This is partly due to the Snapdragon 778G+ processor that Nothing uses. It is not the processor that the flagships use, but fortunately this phone does not have to. After all, the phone costs only 469 euros and therefore falls under the midrange section. It is therefore impressive how much you get for that price, because the camera also excels.

Popping shots

Nothing uses a 50 megapixel camera for its best camera, while the second camera serves as the ultra-wide angle camera. This lens can also take macro photos, which is a nice extra. This means you don’t have a large camera island on the back of your smartphone, but you do have the same features.

The Phone (1) makes beautiful, clear pictures in all these respects that are nicely accurate in terms of colors. When you zoom in on the photos, you can still see that some detail is lost, which is not surprising in this segment. The phone can also zoom in less far than some competitors, because the phone does not have a special 3x telephoto camera that is present with Samsung’s Galaxy S21 FE, for example.

The phone also manages to do well with night photos, unless there are virtually no light sources in the image. Then the performance is considerably less. A street lamp or something similar is necessary to get a nice picture in the dark.

Luke ten Velde

Patience is a virtue

With the Nothing Phone (1), Pei also opened the box of tricks with which he managed to make OnePlus great. That is, a major campaign to create hype for the device, after which the phone officially appeared on July 19. Just under three months later, the phone is normally in stock and the hype machine is cooling down a bit.

That’s a good thing, because with a few extra months, Nothing has been able to improve the phone a bit further. The phone received a lot of criticism for bugs, but they have largely disappeared. Very occasionally there is still a hitch on the home screen when you scan your fingerprint, but that’s it.

It shows that in three months, Nothing has shifted very quickly to improve the phone. This is also evident with promised features, such as Tesla support and an NFT widget. These are now also available and work very well with NothingOS.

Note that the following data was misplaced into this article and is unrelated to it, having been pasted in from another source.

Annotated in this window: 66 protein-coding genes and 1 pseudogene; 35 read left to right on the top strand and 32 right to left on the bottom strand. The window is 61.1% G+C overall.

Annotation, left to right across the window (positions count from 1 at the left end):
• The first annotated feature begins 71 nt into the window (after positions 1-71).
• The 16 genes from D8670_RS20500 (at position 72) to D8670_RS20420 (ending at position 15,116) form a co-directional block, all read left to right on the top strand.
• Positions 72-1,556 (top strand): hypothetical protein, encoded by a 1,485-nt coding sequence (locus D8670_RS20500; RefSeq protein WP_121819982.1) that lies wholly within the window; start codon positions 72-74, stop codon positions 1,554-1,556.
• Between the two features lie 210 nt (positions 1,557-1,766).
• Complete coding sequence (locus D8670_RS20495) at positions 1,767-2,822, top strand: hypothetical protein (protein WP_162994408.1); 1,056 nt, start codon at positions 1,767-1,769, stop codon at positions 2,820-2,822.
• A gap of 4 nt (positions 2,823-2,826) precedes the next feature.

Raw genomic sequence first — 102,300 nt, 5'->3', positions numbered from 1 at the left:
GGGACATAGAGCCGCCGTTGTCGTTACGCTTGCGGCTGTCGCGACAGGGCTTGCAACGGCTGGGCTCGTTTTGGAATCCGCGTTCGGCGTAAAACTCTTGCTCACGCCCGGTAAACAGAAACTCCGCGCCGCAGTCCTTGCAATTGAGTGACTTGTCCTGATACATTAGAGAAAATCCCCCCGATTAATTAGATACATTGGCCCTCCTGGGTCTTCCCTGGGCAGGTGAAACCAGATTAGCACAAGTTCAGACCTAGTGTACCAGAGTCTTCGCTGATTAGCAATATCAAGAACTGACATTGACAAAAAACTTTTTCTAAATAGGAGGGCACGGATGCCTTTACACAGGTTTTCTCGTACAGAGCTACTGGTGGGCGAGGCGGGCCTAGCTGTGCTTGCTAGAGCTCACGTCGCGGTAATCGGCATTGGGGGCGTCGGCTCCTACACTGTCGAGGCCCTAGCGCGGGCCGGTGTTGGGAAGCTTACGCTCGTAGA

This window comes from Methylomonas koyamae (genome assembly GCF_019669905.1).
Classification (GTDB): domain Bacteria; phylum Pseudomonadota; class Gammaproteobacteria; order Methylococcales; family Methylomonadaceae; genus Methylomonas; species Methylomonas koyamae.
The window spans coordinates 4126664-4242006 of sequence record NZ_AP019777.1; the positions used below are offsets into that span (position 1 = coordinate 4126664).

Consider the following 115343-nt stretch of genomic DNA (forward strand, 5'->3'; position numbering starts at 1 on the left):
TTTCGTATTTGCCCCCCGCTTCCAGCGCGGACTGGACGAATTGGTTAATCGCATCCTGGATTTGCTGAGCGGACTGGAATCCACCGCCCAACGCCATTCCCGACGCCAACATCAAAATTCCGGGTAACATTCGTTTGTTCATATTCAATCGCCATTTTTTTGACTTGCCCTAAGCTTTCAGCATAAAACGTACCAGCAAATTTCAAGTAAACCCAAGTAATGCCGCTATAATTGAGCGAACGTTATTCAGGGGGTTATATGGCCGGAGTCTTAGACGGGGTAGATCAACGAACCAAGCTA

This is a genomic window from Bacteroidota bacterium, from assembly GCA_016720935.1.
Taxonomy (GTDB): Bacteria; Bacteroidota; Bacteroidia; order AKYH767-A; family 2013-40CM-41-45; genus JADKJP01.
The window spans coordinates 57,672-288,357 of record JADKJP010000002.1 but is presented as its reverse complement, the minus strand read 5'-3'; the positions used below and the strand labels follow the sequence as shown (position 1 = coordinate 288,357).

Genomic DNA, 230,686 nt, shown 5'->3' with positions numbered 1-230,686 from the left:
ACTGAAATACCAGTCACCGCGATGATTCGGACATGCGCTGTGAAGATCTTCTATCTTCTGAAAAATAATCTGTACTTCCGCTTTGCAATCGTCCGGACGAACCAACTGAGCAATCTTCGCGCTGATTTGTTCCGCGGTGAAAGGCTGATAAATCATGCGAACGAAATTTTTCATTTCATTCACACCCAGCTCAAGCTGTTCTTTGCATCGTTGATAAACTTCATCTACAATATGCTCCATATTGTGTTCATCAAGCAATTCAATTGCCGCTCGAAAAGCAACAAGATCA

The operating system of the smartphone is a fairly bare-bones version of Android 12. That’s a good thing. Stylistically, the phone looks very nice in terms of software and there is no question of bloatware.

Nothing Phone (1) Review – Almost Nothing Wrong With It!

Roughly three months after the release of the Nothing Phone (1), the phone is a fantastic choice for anyone who doesn’t want to spend more than 500 euros on a phone. While the Glyph is largely a gimmick, it does make for a fun conversation with friends and doesn’t detract from its stylish design. In fact, the already fantastic looking iPhone clone stands out because of the Glyph and with a 120Hz refresh rate also has a better screen.

In terms of camera and performance, the phone falls exactly in the middle segment and there is nothing wrong with that. It is a pity, however, that the camera presents poor results for night photos with little to no light. On the other hand, the fact that the majority of the bugs have now been removed from the phone is wonderful with one exception, while NothingOS is extremely pleasant to use.

The pros and cons

  • Fantastic (and famous) design
  • Beautiful, smooth screen
  • NothingOS
  • Glyph grabs attention…
  • …but it is a gimmick
  • Night photos are a bit less

The article is in Dutch

Tags: Phone Review Dont